Liverpool mum signs up to major city birth study to help create better future for generations of children
3 weeks ago
New mum Nina Powell has signed up to a major new study to ensure a better future for generations of Liverpool children.
Nina, 32, who has a five-month-old son Oliver, was the first person to agree to take part in C-GULL, Children Growing Up in Liverpool, which aims to track 10,000 first-born babies and their families from early in pregnancy through to childhood and beyond.
The first of its kind across the Liverpool City Region, it’s hoped the multi-million pound project will help researchers, clinicians and policymakers to understand more about complex health issues faced by families today.
And for Nina especially it means the chance to help her own son, or possibly his children, have a healthier childhood that’s not blighted by conditions caused by where they live.
“I read the information about C-GULL and why they are conducting the study and discovered that children in Liverpool at the moment, as in other areas of the UK, are more likely to have health problems like asthma and allergies, and that just seemed wrong and unfair,” says Nina who, like husband Simon, 34, is a healthcare worker.
“When you have children you never really think of the fact that where you live could influence their health in the future to that degree.
“I agree that something needs to be done, if it can, to change things – and the only way that can happen is to find out what’s causing it. It’s the only way to ensure an equal chance for children in Liverpool.”
She adds: “Every parent wants to do the best for their children, by investing time, money, and happiness. And this seemed like another way to invest in Oliver’s future and his children’s future, as well as that of others.”
Nina first found out about the study on a poster and went onto its website to find out more.
C-GULL is a partnership between the University of Liverpool, the Wellcome Trust, Liverpool Women’s Hospital NHS Foundation Trust, the Liverpool City Region Combined Authority, and Liverpool City Council; and in collaboration with the NIHR Clinical Research Network North West Coast.
Professor Louise Kenny, lead investigator, adds:
“C-GULL is an exciting opportunity to make a real impact on the health of future generations. By tracking families from pregnancy through childhood, we can gain a deeper understanding of the complex factors that shape health outcomes.”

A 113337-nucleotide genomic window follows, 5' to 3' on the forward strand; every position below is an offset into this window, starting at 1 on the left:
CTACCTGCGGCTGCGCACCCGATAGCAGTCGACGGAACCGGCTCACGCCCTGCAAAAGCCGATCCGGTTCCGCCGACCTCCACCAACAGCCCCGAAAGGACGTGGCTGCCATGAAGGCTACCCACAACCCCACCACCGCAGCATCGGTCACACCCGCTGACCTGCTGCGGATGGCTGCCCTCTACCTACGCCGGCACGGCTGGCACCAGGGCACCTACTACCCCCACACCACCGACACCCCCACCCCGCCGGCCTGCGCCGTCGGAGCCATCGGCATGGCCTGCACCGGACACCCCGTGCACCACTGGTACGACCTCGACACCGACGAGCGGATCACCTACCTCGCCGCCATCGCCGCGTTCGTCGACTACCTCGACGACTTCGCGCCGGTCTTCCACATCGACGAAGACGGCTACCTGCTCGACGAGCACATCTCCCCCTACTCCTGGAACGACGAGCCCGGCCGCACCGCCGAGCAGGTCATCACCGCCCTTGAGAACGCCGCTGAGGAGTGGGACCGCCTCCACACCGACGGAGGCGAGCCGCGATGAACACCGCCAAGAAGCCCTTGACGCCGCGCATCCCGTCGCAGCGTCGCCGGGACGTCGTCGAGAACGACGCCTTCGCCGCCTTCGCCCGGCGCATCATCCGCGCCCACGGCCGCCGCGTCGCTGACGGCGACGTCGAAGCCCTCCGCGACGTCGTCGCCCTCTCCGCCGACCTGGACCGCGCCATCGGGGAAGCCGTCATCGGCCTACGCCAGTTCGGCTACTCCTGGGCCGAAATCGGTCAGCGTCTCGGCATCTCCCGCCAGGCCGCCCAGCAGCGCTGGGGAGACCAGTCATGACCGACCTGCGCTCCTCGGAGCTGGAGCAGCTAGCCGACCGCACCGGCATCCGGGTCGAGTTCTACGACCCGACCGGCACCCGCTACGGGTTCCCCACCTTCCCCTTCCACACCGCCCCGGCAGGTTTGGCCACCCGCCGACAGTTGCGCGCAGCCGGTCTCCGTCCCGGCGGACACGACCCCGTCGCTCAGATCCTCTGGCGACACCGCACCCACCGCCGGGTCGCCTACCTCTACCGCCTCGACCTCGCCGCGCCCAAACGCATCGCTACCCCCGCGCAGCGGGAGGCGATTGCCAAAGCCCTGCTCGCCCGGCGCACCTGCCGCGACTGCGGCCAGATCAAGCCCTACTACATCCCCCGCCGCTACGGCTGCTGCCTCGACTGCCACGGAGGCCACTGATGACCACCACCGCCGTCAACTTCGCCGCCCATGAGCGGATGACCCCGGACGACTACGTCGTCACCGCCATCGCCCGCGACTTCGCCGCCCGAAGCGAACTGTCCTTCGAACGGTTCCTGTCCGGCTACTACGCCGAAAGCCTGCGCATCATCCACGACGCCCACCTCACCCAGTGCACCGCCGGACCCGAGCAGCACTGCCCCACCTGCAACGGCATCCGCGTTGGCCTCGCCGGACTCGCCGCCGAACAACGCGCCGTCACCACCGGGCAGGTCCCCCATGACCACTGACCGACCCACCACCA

Researchers will collect information on a baby’s biological, physical, and mental health, as well as the home environment and more.
So far for Nina that has meant two appointments during pregnancy, she said:
“I met the research midwives and filled in a questionnaire about my health and Simon’s, and our lifestyle.
“At the first appointment I was given to chance to donate samples – of blood,, urine and hair – but you can choose if you want to do that or not; and at the second appointment I filled in another questionnaire. It was easy and very straightforward.”
She goes on:
“When Oliver was born last August, I donated his placenta and umbilical cord – again that’s your choice – but I’m invested in something that I think is a really good idea so I am happy to do anything which will be of use.
“What’s lovely too, is that the research midwives you see in the specially created area at The Women’s are really dedicated to the study, and they’re really positive and enthusiastic, and supportive. As a new mum you have a lot of questions, and they’re happy to answer them … it gives you a lot more exposure to help, support and advice in pregnancy that, as a first time mum, is really useful.”
Using latest data collection methods the study will eventually give a comprehensive picture which can be used to inform policies and practices that promote the health and well-being of families in Liverpool and beyond.
“Everything went well for us, and Oliver was born safely and is a very healthy, happy chap; there are lots of laughs and smiles.
“Every week, if not every day, there’s something new.
“He is happy and healthy and that’s what every parent wishes for – and should hope to expect. This study will mean that’s more likely for many more families in the future.”
Already 200 families have agreed to take part but many more are being sought for the pioneering study, and Nina adds: “If you see the advert, read this, or hear about the study, consider taking part.
“It’s really easy, and takes up very little of your time, but it could have a massive impact on the future of your child and their children.”
Women are eligible to take part in the study if this is their first ongoing pregnancy, their pregnancy is in the first 12-16 weeks, they are aged 16 years and older and they have booked for their maternity care to be provided by Liverpool Women’s Hospital.
Parents who participate in C-GULL will receive additional health checks and support for themselves and their child during pregnancy and childhood.
Already 200 families have agreed to take part, but more are being sought for the pioneering study.